Under normal circumstances, that Wired editor-in-chief Chris Anderson’s latest book, Free: The Future of a Radical Price, logged over 17,000 free views in one day on upstart “social publisher” Scribd would be the story. The story, however, might lurk in the comments left on the Scribd web site.

“Well it’s not really “FREE” at all, is it?” groused one unsatisfied customer, complaining the book couldn’t be downloaded, but read only in the browser on Scribd. “False advertising!” screeched another assessment. When Anderson weighed in to tell Scribd readers that there would be free downloads available next week, “why not make an e-book available already?” came the response, which derisively labeled publisher Hyperion as “old school.”

Welcome to Chris Anderson’s world. In the weeks leading up to this week’s publication of Free, the author of the bestselling The Long Tail has seen his latest book assailed by traditional journalists, including the New Yorker’s Malcolm Gladwell, characterized by reviewers as simple, even dangerous, and at the same time slammed by others for not being free enough. A controversy over passages lifted from Wikipedia didn’t help.

For Anderson, however, it all just confirms that he’s on to something. “I knew that the word ‘free’ was a misunderstood, confusing word, and it has triggered fear and longing in equal amounts. I’m now dealing with the consequences of just how complicated the word is,” he told PW. “But I would rather start a conversation about free, even in wildly misinformed, polarized, noisy ways, if it gets people thinking."

Anderson concedes he is a little surprised by how much “fear” has accompanied the book’s publication, but says time and downloads—and, hopefully strong sales of the “premium edition,” that is, the printed book—will elevate the discourse. “The first wave was ‘Chris Anderson thinks everything should be free, what an idiot,’” he says. “Now, some grudgingly acknowledge that’s not what the book is about, but that free is still stupid. But that’s just two days after publication. It doesn’t surprise me at all that the debate over my book prior to publication was misinformed. What would be disappointing is if the debate going forward remains so, given how easy it is to become informed.”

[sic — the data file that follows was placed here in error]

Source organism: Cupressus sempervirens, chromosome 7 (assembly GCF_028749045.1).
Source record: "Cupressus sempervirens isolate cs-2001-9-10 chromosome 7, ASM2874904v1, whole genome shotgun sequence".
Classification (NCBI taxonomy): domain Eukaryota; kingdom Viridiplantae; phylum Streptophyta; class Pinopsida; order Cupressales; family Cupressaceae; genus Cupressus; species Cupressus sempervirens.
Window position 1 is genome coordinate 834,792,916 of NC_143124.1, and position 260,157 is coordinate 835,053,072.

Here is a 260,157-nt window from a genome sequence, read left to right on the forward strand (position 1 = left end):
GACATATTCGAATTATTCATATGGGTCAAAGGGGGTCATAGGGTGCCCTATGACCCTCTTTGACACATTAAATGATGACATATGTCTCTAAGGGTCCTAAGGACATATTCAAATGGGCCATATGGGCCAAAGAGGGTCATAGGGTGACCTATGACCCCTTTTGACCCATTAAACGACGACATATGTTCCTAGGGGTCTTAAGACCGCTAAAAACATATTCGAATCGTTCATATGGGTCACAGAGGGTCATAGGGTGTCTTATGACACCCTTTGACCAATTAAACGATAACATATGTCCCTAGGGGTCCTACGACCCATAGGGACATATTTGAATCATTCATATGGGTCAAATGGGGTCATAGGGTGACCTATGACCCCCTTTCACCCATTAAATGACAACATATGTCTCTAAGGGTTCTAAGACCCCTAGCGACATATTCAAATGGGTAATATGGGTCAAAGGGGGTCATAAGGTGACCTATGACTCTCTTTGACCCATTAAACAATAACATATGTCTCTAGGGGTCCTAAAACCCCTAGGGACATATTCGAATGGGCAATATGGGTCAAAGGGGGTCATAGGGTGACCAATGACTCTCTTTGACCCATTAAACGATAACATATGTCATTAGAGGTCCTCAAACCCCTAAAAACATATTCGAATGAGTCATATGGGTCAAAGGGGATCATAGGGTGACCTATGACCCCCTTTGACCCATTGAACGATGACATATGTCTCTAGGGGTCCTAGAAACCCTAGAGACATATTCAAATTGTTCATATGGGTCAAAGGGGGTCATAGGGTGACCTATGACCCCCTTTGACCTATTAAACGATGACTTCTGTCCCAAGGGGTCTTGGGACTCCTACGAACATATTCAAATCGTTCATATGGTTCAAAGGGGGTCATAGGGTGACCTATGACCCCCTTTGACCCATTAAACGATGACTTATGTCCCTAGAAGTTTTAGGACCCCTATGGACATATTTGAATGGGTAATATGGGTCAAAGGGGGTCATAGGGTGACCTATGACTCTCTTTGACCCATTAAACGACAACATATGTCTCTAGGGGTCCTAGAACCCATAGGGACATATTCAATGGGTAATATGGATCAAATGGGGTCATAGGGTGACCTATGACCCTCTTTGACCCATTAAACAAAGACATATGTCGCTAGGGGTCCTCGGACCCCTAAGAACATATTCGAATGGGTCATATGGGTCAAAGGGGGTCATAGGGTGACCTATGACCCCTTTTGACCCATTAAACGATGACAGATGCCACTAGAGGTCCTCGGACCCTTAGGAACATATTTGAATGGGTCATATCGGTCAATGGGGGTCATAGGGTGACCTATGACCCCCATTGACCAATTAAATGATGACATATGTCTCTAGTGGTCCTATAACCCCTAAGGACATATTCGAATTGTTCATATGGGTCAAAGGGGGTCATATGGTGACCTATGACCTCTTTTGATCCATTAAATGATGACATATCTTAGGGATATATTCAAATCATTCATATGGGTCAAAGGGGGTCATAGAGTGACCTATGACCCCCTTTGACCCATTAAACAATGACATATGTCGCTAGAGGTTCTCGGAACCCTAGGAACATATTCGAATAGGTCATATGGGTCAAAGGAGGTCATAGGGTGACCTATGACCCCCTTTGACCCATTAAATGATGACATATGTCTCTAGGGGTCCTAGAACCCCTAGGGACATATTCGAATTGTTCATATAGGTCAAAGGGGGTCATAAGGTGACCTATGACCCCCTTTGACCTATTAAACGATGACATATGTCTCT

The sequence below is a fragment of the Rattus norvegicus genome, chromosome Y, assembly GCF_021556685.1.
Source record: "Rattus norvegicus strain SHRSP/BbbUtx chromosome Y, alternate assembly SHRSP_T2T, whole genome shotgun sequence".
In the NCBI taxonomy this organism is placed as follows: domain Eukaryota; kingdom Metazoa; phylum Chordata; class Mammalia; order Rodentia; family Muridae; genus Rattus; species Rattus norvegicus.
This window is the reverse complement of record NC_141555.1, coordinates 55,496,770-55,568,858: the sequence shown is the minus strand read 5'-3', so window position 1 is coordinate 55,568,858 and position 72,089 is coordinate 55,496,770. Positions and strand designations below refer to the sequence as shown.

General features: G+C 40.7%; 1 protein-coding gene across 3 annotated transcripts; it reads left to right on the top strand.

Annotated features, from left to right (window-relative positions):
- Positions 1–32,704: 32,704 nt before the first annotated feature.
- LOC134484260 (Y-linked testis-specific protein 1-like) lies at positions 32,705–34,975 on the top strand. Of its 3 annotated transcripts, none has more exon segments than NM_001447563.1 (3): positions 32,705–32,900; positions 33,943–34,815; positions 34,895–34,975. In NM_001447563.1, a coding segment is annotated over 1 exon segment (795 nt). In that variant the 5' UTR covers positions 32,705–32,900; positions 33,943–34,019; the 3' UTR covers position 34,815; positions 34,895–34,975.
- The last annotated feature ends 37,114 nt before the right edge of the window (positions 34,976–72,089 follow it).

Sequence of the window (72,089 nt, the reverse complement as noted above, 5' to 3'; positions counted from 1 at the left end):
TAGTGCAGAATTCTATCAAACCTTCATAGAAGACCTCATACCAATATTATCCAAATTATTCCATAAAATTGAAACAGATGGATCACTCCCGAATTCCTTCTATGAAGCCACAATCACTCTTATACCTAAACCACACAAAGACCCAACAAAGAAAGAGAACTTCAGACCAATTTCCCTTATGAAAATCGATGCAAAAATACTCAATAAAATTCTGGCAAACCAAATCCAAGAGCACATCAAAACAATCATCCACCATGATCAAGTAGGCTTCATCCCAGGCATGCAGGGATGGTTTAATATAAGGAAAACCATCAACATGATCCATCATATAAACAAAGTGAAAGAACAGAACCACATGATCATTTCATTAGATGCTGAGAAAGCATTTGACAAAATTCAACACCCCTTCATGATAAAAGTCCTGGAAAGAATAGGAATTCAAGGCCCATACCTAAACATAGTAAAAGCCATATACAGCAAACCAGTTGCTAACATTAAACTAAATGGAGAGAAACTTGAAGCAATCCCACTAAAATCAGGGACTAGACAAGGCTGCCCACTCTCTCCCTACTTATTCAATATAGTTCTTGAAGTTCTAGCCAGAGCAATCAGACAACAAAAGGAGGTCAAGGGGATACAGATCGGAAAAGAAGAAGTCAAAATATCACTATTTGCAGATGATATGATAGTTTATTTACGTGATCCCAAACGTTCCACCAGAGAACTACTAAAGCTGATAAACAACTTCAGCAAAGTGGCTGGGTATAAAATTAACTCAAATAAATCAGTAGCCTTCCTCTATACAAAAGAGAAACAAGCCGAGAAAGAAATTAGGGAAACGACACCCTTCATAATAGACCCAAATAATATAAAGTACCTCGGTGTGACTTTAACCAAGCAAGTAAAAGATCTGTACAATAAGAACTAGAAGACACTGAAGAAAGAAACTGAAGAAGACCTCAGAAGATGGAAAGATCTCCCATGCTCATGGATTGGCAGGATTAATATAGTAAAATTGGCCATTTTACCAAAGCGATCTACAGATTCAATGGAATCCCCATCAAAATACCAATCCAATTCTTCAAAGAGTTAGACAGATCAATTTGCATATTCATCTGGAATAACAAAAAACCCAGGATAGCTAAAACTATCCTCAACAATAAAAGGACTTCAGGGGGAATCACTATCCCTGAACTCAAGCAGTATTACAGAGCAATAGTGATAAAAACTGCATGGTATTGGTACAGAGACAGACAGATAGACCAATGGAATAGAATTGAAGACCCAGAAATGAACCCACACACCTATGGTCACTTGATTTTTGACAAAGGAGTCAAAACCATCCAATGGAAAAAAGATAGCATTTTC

Indeed, as Anderson explained to PW in a May 18 cover story, the book is not about how everything should be free, but about how the economics of free are developing in the increasingly digital world. Hyperion, in fact, has made a strong bet on one of Anderson’s major arguments: “freemium,” that is using free, somewhat lesser versions of content, such as book views on Scribd and Google Books, or a free audiobook, to spur sales of the better, "premium" version, the book. Hyperion has come out of the gate with an initial print run of 80,000 copies.

Although it’s too early to judge the results of what Anderson calls "the experiment" via book sales, another part of the experiment, he noted, was to attempt to “steer the conversation to the topics I am actually writing about, rather than those people would project upon me.” So far, that has been met with decidedly mixed results, as the book has sparked strong, somewhat visceral reactions among many readers and reviewers in the media—and not all of it based on the book’s content—perhaps understandably.

“Totally,” Anderson replies when asked if the struggles of the media may be affecting the book’s reception. “We knew going in that collapse of newspapers was gong to be the meta-narrative, even though that’s not what the book is about. I was prepared to deal with that," he says. "What I didn’t anticipate was how angry media people are right now. I should have anticipated it. I am in that industry. I may have a somewhat rosy-tinted view of journalists as being largely drawn by intellectual curiosity, but they are also people, and they are people in the midst of a once- in-a-lifetime industry collapse. How the media industry has to reform is not yet clear. I don’t have answers for them.”